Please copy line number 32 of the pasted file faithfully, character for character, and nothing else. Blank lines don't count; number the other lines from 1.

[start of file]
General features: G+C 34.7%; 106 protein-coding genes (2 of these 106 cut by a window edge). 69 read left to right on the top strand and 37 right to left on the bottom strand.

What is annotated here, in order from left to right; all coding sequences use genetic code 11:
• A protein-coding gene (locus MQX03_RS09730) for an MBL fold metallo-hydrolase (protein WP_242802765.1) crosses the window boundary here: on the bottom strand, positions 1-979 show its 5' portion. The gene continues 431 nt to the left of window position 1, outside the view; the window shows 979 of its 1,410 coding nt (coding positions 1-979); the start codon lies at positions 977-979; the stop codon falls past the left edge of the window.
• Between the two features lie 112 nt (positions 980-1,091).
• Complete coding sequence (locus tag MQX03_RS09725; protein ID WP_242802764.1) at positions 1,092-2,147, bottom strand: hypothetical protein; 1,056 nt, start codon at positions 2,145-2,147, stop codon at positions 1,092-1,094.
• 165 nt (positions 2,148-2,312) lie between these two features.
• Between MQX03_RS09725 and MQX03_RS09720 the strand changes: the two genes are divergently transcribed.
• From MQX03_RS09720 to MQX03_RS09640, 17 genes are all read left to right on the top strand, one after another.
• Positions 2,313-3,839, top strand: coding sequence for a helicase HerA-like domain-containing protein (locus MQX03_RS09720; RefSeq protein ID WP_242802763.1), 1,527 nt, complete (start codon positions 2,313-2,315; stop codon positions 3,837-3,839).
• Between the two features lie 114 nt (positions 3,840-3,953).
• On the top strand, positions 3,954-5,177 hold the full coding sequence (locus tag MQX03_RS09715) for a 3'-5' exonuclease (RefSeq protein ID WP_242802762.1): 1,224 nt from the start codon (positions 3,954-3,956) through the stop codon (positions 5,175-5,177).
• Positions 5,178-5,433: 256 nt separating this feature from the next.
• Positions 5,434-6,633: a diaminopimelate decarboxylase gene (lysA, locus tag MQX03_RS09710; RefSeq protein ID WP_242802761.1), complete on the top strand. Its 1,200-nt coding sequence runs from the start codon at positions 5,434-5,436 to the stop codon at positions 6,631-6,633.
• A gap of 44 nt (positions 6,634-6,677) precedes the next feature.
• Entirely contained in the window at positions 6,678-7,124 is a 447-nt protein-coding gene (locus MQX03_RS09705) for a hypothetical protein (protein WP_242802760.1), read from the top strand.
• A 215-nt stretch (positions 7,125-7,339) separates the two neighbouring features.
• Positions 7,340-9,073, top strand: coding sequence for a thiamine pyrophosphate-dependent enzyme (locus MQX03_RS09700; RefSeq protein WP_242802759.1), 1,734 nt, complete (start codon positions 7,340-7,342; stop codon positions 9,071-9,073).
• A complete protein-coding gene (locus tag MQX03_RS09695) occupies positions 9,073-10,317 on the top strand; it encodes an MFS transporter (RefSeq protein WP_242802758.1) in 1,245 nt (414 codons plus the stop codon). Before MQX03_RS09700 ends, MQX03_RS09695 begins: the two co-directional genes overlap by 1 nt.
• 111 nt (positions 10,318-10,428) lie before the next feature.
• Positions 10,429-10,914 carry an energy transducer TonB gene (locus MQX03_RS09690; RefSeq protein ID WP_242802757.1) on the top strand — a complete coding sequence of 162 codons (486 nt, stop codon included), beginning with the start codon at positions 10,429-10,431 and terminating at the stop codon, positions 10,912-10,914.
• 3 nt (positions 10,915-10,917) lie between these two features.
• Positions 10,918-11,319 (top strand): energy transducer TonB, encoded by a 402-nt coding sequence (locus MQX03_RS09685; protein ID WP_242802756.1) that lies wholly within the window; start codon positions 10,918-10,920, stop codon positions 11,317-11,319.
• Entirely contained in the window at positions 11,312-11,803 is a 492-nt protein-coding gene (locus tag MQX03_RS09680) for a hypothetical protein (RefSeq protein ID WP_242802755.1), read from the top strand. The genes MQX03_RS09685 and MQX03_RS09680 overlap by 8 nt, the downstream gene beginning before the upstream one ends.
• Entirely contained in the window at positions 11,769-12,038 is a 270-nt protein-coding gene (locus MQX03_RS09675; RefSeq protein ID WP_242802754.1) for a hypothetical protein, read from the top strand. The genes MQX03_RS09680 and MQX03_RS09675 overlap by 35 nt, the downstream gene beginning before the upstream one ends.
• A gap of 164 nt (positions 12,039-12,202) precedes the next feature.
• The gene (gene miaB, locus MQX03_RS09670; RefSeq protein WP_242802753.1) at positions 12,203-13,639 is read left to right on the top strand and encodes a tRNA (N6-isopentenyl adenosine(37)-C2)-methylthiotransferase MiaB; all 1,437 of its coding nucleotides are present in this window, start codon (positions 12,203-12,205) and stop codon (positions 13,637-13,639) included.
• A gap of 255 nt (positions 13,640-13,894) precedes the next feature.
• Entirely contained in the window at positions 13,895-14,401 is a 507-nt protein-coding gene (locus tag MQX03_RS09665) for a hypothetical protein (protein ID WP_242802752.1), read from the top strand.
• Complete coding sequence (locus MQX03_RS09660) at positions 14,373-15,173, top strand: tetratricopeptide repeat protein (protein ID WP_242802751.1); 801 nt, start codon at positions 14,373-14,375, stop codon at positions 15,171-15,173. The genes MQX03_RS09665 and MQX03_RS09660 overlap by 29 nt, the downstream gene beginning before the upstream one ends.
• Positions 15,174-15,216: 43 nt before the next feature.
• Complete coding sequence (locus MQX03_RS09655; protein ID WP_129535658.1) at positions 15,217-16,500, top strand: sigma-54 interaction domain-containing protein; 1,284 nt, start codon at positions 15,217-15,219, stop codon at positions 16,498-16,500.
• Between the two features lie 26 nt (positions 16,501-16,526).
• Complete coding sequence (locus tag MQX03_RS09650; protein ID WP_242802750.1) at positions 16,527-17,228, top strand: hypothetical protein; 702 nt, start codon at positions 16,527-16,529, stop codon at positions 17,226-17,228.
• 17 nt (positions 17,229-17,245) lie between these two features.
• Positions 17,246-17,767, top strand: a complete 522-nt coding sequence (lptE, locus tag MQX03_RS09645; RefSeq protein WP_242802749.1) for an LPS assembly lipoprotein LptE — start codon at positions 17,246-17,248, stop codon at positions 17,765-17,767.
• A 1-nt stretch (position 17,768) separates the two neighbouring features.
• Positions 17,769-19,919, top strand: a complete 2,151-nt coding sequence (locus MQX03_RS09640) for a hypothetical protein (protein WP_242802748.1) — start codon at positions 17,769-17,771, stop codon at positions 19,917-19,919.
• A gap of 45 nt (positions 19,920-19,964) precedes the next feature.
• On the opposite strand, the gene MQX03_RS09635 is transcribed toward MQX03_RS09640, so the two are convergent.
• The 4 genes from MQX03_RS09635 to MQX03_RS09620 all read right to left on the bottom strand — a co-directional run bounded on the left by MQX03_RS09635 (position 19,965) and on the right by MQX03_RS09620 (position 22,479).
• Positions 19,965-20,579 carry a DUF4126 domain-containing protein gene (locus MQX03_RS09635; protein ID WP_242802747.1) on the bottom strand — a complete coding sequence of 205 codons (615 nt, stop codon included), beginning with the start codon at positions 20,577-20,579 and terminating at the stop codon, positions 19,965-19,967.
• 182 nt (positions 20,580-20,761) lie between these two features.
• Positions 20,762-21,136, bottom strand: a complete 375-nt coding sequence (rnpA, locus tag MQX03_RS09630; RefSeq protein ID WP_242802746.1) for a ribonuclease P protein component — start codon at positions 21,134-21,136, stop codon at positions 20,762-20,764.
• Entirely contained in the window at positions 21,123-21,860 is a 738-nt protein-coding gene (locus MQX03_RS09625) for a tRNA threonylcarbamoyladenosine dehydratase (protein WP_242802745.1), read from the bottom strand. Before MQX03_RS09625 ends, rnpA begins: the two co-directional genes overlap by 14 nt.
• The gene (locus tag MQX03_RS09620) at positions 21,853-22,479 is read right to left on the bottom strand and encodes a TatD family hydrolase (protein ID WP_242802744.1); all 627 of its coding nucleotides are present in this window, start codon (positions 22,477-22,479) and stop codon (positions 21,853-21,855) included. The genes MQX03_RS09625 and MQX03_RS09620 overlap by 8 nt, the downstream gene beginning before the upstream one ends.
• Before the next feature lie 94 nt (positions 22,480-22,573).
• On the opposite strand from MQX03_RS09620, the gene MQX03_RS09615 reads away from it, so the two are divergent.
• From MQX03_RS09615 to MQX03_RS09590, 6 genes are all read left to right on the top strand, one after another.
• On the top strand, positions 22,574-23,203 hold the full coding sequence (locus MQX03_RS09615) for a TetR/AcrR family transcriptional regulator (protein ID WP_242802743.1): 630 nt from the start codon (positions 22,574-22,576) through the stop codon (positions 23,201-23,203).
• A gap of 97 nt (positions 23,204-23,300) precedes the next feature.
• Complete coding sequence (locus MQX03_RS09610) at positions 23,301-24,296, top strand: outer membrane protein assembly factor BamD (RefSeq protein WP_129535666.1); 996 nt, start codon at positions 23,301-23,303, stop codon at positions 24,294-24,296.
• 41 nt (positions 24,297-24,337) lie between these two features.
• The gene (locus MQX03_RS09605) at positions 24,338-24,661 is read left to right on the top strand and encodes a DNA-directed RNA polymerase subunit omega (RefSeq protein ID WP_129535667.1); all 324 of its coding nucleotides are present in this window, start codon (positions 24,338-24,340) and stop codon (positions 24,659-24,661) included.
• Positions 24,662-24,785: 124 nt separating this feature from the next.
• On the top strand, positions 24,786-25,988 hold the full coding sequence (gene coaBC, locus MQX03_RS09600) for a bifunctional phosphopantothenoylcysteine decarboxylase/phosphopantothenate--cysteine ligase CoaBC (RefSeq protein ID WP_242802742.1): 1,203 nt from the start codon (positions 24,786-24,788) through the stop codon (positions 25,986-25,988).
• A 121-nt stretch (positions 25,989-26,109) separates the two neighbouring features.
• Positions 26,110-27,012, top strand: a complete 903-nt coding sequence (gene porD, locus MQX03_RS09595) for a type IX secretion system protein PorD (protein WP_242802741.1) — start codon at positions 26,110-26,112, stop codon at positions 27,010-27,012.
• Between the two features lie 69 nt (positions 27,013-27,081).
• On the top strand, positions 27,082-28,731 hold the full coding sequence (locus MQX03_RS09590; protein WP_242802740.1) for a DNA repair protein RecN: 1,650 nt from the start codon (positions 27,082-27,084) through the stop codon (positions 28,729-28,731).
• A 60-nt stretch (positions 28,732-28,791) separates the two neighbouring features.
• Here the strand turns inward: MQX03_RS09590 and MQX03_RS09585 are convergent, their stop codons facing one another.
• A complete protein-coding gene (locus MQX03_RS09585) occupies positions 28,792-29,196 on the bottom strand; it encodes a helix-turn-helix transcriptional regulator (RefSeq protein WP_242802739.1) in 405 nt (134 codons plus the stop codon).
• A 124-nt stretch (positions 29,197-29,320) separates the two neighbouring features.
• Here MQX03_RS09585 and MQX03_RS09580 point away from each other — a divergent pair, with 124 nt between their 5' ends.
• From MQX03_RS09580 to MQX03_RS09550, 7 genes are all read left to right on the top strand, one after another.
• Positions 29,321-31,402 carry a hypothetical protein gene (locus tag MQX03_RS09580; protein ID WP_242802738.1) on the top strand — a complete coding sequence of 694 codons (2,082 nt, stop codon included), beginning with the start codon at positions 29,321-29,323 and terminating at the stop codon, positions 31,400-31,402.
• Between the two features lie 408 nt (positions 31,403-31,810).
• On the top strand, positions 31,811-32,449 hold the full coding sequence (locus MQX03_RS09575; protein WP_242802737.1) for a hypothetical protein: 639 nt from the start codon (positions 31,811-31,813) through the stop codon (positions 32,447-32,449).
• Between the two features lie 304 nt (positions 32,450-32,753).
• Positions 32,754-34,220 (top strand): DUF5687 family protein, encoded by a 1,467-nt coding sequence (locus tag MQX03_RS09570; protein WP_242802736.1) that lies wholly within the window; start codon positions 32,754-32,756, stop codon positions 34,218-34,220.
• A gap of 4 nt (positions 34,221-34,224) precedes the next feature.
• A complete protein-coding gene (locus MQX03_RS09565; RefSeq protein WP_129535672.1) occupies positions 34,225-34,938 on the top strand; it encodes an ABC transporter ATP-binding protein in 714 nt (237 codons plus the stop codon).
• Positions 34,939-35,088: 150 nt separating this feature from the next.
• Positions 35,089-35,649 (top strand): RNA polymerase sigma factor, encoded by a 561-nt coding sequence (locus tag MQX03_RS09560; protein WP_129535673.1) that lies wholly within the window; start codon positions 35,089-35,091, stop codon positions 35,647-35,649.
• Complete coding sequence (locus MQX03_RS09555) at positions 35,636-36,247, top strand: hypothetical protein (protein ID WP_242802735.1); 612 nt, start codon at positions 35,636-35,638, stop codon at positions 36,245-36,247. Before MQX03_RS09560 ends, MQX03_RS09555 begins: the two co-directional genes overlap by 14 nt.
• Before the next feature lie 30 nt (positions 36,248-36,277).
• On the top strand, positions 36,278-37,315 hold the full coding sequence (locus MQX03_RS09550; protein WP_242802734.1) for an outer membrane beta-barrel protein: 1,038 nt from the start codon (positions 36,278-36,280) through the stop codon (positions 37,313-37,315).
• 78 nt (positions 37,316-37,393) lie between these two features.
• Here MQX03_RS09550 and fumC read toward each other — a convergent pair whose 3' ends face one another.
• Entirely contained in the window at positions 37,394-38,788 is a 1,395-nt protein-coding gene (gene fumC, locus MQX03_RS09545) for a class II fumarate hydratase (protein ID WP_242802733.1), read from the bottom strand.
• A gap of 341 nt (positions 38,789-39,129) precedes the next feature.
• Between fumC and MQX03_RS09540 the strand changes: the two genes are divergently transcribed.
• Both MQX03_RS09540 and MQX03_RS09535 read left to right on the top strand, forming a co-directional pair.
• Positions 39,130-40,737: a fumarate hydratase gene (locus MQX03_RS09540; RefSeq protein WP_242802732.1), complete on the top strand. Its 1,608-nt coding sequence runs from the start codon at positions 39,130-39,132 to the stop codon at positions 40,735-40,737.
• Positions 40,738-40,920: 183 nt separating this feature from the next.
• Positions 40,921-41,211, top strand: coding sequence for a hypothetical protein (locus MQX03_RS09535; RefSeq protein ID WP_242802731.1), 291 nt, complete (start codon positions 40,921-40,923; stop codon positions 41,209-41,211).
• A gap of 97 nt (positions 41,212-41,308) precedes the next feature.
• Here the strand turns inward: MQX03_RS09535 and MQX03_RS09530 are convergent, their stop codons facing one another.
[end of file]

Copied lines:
• Between the two features lie 26 nt (positions 16,501-16,526).